Repurposing old buildings takes on added significance when the conversion creates a new sense of strong, spirited community.
Such is the case with Woodward Lofts, a one-time St. Louis, Missouri, factory that the St. Louis-based architectural firm of Trivers has transformed into 164 historically hip residences at the edge of The Grove, one of the city’s hottest new neighborhoods.
The apartment building, most of whose units are 800-square-foot one-bedrooms, features a variety of contemporary amenities, including an elevator, two large retail spaces, a rooftop lap pool and fire pit, indoor parking on the lowest level, two lounges, a lobby, an interior bike-storage area, a dog park, and pet spa and a fitness center with a yoga studio.
Joel M. Fuoss, AIA, LEED AP, says the project presented “an appealing challenge” because the two-and-a-half story, 246,000-square-foot building, erected in 1925 for the Woodward & Tiernan Printing Co., had not been subdivided or extensively altered as other businesses took over the space during its nearly century in existence.
The National Register building, based on the daylight-factory model, was considered innovative for its time because it featured five clerestory monitors.
Sited near freight-rail lines, the building has a formal orange/red-brick “head house” with terra-cotta ornamentation that was designed for corporate offices and a sweeping concrete superstructure behind it that served, in its heyday, for printing and as a loading dock for boxcars.
“When we were commissioned to do the project, we asked ourselves: What is the unique story the building is trying to tell?” Fuoss says. “We wanted what we did to resonate with and celebrate the history of the city.”
The historic-tax-credit project, part of a larger 20-year redevelopment of the area, commenced at an apropos time: There was a 20,000 housing-unit shortfall in St. Louis.
The deep floor plates of the building, however, didn’t lend themselves to conversion to dwelling units, where connection to outdoors is of prime importance to residents.
“We were initially asked to ‘donut’ the building and create a large internal courtyard,” Fuoss says, “but our design team came back with a plan that retains the character of industrial innovation while keeping as much of the original structure as possible.”
Under the plan, the Trivers team removed five original timber-roof decks between clerestories to create a series of private internal courtyards carved into the building. Ten apartments, the majority of the two-story units in the building, were sited around them.
“Ringed by new operable storefront enclosures and steel-replica windows, communal outdoor spaces shared by clusters of units were brought to life at the center of the floor plate,” Fuoss says. “Maintaining the original steel purlins and adding new tie-rods for lateral stability granted each garden an open-air ‘ceiling,’ which scales down the space, creating a sense of intimacy within the massive building.”
Another, larger courtyard was carved out of the middle of the building for use by all residents and their guests.
“When you look at the building’s exterior, you can’t tell that any alterations were made,” he says, adding that “the new layout utilizes the dramatic window openings, open floor plan, and soaring clerestory monitors that gave rise to the 20th-century daylight factory.”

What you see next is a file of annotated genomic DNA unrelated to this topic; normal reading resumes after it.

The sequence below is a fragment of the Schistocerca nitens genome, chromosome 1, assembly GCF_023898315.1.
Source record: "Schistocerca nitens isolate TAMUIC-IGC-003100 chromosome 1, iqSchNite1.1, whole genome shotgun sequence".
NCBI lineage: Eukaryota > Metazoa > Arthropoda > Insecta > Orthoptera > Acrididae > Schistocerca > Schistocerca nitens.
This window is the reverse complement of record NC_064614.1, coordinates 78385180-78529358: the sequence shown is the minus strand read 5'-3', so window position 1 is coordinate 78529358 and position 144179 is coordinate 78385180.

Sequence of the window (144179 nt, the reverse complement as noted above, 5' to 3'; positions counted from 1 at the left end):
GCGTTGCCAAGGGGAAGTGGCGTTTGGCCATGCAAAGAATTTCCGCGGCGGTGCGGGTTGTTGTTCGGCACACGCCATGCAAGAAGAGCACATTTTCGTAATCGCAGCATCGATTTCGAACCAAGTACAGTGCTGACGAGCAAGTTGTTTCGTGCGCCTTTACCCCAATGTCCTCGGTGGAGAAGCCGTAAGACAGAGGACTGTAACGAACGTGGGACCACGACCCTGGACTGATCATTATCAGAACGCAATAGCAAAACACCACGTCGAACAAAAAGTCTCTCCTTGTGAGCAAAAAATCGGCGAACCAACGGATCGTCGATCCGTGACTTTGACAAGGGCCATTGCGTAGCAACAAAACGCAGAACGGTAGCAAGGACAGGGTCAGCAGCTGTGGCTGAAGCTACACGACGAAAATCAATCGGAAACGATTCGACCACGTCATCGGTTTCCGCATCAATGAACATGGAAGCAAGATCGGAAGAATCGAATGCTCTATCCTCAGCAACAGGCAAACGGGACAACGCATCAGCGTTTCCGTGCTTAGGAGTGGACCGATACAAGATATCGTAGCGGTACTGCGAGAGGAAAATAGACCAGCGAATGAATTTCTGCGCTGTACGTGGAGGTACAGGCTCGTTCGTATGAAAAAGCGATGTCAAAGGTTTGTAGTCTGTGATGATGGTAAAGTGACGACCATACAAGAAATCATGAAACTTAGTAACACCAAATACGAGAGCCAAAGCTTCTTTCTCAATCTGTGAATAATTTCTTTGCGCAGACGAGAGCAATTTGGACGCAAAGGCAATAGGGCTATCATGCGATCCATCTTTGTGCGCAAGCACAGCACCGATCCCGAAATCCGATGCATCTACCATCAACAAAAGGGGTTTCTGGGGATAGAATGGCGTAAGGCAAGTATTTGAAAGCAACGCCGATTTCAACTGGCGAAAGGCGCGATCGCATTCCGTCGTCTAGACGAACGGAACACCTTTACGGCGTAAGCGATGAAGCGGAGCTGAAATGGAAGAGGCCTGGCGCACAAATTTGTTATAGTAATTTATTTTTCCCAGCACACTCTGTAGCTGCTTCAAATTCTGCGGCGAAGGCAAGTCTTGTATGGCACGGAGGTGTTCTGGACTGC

The two-level units feature cross-laminated timber on the lower ceiling and upper floor, a choice that Fuoss says “reduced the depth of the floor assembly more than a foot from conventional joist construction. This maintained both a viable head height in the lofted bedrooms as well as reduced the length of the stair run to save valuable space in a 20-foot-square footprint.”
It also served as a warm counterpoint to the concrete, glass, and metal elements that give the units their chic industrial look.
He adds that this was “the first time that cross-laminated timber had been used in the city; it was a challenge to find the right installer, and the supplier came from Montana.”
Various elements of the building’s original design were incorporated into the renovation. The original factory floors, which were a dark, monolithic terrazzo, were polished, and the original central staircase, which has marble risers and metal balustrades, was restored. Two of the six massive steel water tanks that fed the original sprinkler system were retained in place and carved open to create lounge seating.
The other four were removed, and the space was turned into a rooftop lounge, complete with a lap pool that offers views of the urban skyline.
Woodward Lofts’ dark color palette, which references the ink of its first inhabitant, early 20th-century furniture and artwork inspired by typesetting procedures are nods to its history.
“We gave the building another life,” Fuoss says. “We were as minimally invasive as possible. People look for special spaces to live, and when they see this, they say it’s unlike anything else they’ve seen in St. Louis.”
Woodward Lofts, he notes, is fully rented. “People have formed mini-communities within the units,” he says. “There’s a very active community of bike riders, and even the dogs play with each other.”
General Contractor: ARCO Construction Co.
Structural Engineer: KPFF Consulting Engineers
Civil Engineer: Civil Design
Acoustic Engineering: Designed Acoustics
Design-Assist Mep Engineering: G&W Engineering Corp.
Point-Cloud Scanning: McClure Engineering Co.
Interior/Exterior Signage: Designery
CLT Supplier: Smartlam
Historic Window Replacements: Quaker Windows & Doors
Aluminum Storefront Windows: Kawneer, Winco
Pool: Diamond Spas
Roofing: Genflex Roofing
Cabinets: Advanta Cabinets